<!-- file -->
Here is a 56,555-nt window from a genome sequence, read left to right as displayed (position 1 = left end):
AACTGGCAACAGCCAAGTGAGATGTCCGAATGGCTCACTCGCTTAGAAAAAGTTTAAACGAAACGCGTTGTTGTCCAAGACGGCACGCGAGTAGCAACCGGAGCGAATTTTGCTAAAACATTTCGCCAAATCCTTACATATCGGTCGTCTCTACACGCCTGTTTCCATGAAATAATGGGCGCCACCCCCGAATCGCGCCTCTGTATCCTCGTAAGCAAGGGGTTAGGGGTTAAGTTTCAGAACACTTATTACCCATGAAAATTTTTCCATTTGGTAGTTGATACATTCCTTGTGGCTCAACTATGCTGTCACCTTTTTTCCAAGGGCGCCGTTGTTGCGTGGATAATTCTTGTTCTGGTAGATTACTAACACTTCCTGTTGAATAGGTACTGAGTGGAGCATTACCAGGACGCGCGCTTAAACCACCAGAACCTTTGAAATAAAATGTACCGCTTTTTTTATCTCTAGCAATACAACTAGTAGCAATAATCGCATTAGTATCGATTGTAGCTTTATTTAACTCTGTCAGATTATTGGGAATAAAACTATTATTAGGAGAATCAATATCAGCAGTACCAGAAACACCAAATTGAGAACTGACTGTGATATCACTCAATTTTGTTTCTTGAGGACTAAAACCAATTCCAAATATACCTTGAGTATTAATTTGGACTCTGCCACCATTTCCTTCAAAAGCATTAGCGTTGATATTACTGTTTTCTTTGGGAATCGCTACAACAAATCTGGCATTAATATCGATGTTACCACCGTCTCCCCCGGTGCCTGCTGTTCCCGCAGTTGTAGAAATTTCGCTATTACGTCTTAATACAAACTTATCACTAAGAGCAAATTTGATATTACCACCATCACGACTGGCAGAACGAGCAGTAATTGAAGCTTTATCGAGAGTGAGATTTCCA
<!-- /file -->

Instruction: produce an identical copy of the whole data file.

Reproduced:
Here is a 56,555-nt window from a genome sequence, read left to right as displayed (position 1 = left end):
AACTGGCAACAGCCAAGTGAGATGTCCGAATGGCTCACTCGCTTAGAAAAAGTTTAAACGAAACGCGTTGTTGTCCAAGACGGCACGCGAGTAGCAACCGGAGCGAATTTTGCTAAAACATTTCGCCAAATCCTTACATATCGGTCGTCTCTACACGCCTGTTTCCATGAAATAATGGGCGCCACCCCCGAATCGCGCCTCTGTATCCTCGTAAGCAAGGGGTTAGGGGTTAAGTTTCAGAACACTTATTACCCATGAAAATTTTTCCATTTGGTAGTTGATACATTCCTTGTGGCTCAACTATGCTGTCACCTTTTTTCCAAGGGCGCCGTTGTTGCGTGGATAATTCTTGTTCTGGTAGATTACTAACACTTCCTGTTGAATAGGTACTGAGTGGAGCATTACCAGGACGCGCGCTTAAACCACCAGAACCTTTGAAATAAAATGTACCGCTTTTTTTATCTCTAGCAATACAACTAGTAGCAATAATCGCATTAGTATCGATTGTAGCTTTATTTAACTCTGTCAGATTATTGGGAATAAAACTATTATTAGGAGAATCAATATCAGCAGTACCAGAAACACCAAATTGAGAACTGACTGTGATATCACTCAATTTTGTTTCTTGAGGACTAAAACCAATTCCAAATATACCTTGAGTATTAATTTGGACTCTGCCACCATTTCCTTCAAAAGCATTAGCGTTGATATTACTGTTTTCTTTGGGAATCGCTACAACAAATCTGGCATTAATATCGATGTTACCACCGTCTCCCCCGGTGCCTGCTGTTCCCGCAGTTGTAGAAATTTCGCTATTACGTCTTAATACAAACTTATCACTAAGAGCAAATTTGATATTACCACCATCACGACTGGCAGAACGAGCAGTAATTGAAGCTTTATCGAGAGTGAGATTTCCA